Love the show, love Sharon Springs. Can't wait for the festival. I am participating in the festival as a vendor and can't wait to be a part of the activites .

Dan Williams

I love watching you and Josh. You both remind me a bit of me and my partner; personality wise that is. Thanks so much for sharing your lives so publicly. I'm not so sure I would be able to do that.

Thanks for everything that you do to help people realize that America needs small farms and to live a healthier life without all the huge farms that are out just to make a buck.

You are guys are fantastic.

Connie Wedding

I don't know how you manage to do all that you do and keep everything going. I would be nothing but a babbling, broken down shell-of-my-former-self, pulling myself along the ground after only one day of your chore list and schedule. I really can't imagine how you do it. It just seems like it would be too much for a normal human being! Do you ever have time to really sit back and enjoy everything around you? Maybe you should delegate! At least take a well-deserved break for awhile, and Josh, too! I have learned that things don't ALL have to be perfect. Pick the most important ones to you and do them yourself so that they ARE perfect, then lighten up on the other stuff. It'll do you good, and in time, it won't be so hard to loosen your grip on everything, LOL! Been on a vacation lately? The Smoky Mountains are gorgeous in October and they are calling you and Josh! I heard them with my own ears! Or closer to you, the Adirondacks! Take a rest! The world won't end!


I don't know if this is true, but I was told by a landscape architect that the roots of a tree actually mirror the branches to a large extent. So, the canopy dripedge outlines the root system. Major outward reaching branches have their corresponding major inward securing roots. Seems like another tree/root metaphor somehow.

Robin Jurczak

Every post you made had as much to do with those exactoring standards (or the precision of your words) as they have to do with those who are looking to create the dream as you and Josh have created it! WE LOVE YOUR BOTH!!!

David Hodgson

Perhaps trite, but…Wow! My partner and I are yearning for the country, and this is just what I needed to read. Though, we're a tad late on joining the 'Beekman' Boys ventures, we've been captured. You've created the 'Disney of Upstate NY'. Wishing you continued success, love and life.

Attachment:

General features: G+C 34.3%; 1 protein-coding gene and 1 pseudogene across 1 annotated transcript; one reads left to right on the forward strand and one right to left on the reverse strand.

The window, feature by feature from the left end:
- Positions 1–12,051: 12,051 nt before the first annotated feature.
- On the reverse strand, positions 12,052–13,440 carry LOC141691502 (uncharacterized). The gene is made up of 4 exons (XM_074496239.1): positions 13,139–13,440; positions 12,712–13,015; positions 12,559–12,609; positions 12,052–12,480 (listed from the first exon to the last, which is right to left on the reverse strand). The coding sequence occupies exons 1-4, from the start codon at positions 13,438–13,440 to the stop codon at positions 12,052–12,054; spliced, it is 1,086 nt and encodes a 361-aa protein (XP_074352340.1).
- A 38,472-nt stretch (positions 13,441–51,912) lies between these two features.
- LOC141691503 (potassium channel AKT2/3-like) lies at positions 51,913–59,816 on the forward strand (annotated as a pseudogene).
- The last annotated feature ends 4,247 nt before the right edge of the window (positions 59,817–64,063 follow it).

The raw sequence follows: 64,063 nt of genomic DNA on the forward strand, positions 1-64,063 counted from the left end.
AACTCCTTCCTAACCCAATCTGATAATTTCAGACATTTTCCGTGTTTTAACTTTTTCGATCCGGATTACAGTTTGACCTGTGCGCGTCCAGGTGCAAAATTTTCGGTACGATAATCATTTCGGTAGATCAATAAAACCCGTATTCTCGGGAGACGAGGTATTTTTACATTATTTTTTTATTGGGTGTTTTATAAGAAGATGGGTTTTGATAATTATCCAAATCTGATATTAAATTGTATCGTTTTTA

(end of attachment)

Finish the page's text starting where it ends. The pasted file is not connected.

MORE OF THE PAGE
Your roots essay is superb in so many ways. I moved up to an old house in Schoharie County, from the West Village, in 1986. I am still contemplating where to plant the odd tree.

Merry Christmas & a Prosperous New Year to Beekman 1802! I wish you both bliss in the coming year!


It is an interesting topic…putting one's roots down. I enjoyed reading.

Did you consider a B&B idea? I think it will work great…!!! There is a B&B in Maine that I love that serve their own eggs to guests and maple syrup from the yard. Amazing!

Have a good Sat evening…my most favorite evening of the week : ) !


Brent, for someone so young, you have a wealth of wisdom………thank you for sharing it with us. I wish you many blessings for a wonderful holiday season.



I loved this piece. It is all so true. I miss your column but I am so pleased that you are now in Sharon Springs more permanently and keep make it your home.

Andrew wrote about the year of soap boxes – are you shipping any to the London Anthropologie?

Dr. Brent

Hi, Pru

I'll try to be more regular with my postings. I do have confirmation from the buyer that the soaps are in the London Anthropologie and should be there unless they are sold out already


I have really missed your to&from postings. I am happy that you are firmly planting your roots in Sharon Springs and hopefully as things settle, if they settle as you have been busy doing so many things this year, I hope you continue writing. You have a beautiful voice and a true gift – use it well.


Hi brent

thanks so much for this.

really well thought out.. boy where were you before i bought my 300 yrs old wreck of a house and started milk & honey?

thanks for taking the leap !!!



When I was a tot, my grandmother always told me "Bloom where you are planted".

Why didn't my parents plant me on a private beach in Malibu Colony, dang it?!

I suppose there is always time to replant – as you have proven with such success! You and Josh have a fantastic holiday season.


Just beautiful. Perfect advice whether one is contemplating a change or changes to a career, a relationship, a home or an entire life. Thank you! JEM